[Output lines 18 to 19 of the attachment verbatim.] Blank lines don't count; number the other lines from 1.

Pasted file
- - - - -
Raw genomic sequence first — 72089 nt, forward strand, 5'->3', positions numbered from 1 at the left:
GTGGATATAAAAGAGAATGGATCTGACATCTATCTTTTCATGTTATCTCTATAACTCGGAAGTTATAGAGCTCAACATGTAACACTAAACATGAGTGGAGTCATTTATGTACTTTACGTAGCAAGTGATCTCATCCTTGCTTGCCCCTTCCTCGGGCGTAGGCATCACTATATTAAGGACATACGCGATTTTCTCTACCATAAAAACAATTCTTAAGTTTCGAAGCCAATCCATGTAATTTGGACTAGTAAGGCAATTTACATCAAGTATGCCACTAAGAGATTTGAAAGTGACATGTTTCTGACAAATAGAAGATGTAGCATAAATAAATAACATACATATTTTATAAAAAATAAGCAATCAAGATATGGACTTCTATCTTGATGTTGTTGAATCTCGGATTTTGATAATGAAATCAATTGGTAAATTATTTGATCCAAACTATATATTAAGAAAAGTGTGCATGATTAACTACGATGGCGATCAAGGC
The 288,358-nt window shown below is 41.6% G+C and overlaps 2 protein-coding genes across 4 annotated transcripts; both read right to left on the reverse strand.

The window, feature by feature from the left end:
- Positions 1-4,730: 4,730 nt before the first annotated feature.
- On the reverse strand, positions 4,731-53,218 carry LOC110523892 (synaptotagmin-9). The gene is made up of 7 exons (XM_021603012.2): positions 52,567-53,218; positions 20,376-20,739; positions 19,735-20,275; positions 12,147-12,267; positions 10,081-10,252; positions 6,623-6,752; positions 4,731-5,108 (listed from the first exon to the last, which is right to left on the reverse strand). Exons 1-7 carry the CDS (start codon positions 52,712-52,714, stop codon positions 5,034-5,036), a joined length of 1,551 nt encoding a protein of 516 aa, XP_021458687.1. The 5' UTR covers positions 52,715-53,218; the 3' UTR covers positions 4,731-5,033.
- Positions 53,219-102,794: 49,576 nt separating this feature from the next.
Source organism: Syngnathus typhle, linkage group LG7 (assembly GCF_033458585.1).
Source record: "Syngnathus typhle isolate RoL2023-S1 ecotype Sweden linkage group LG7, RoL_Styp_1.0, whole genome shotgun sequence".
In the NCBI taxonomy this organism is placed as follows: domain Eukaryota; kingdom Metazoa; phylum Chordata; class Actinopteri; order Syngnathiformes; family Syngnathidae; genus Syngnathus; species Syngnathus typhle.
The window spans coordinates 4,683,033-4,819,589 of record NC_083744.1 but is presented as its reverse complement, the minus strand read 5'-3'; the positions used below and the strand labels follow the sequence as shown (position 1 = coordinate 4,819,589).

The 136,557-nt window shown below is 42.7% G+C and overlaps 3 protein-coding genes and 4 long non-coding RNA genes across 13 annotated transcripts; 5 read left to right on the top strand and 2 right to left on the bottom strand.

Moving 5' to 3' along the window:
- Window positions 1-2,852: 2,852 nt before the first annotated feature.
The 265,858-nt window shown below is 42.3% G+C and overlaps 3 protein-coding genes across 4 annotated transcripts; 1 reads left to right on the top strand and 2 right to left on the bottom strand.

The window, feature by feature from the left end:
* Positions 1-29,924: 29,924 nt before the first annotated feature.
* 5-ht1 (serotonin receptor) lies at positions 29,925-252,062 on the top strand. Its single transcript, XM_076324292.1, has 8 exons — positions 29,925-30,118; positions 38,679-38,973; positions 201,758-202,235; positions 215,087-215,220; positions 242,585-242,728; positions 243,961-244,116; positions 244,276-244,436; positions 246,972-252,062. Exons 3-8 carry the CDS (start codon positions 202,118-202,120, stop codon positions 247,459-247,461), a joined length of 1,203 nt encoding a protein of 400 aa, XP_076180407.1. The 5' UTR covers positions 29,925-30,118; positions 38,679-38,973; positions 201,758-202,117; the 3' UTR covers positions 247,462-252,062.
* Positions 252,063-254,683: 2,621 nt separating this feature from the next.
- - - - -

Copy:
* 5-ht1 (serotonin receptor) lies at positions 29,925-252,062 on the top strand. Its single transcript, XM_076324292.1, has 8 exons — positions 29,925-30,118; positions 38,679-38,973; positions 201,758-202,235; positions 215,087-215,220; positions 242,585-242,728; positions 243,961-244,116; positions 244,276-244,436; positions 246,972-252,062. Exons 3-8 carry the CDS (start codon positions 202,118-202,120, stop codon positions 247,459-247,461), a joined length of 1,203 nt encoding a protein of 400 aa, XP_076180407.1. The 5' UTR covers positions 29,925-30,118; positions 38,679-38,973; positions 201,758-202,117; the 3' UTR covers positions 247,462-252,062.
* Positions 252,063-254,683: 2,621 nt separating this feature from the next.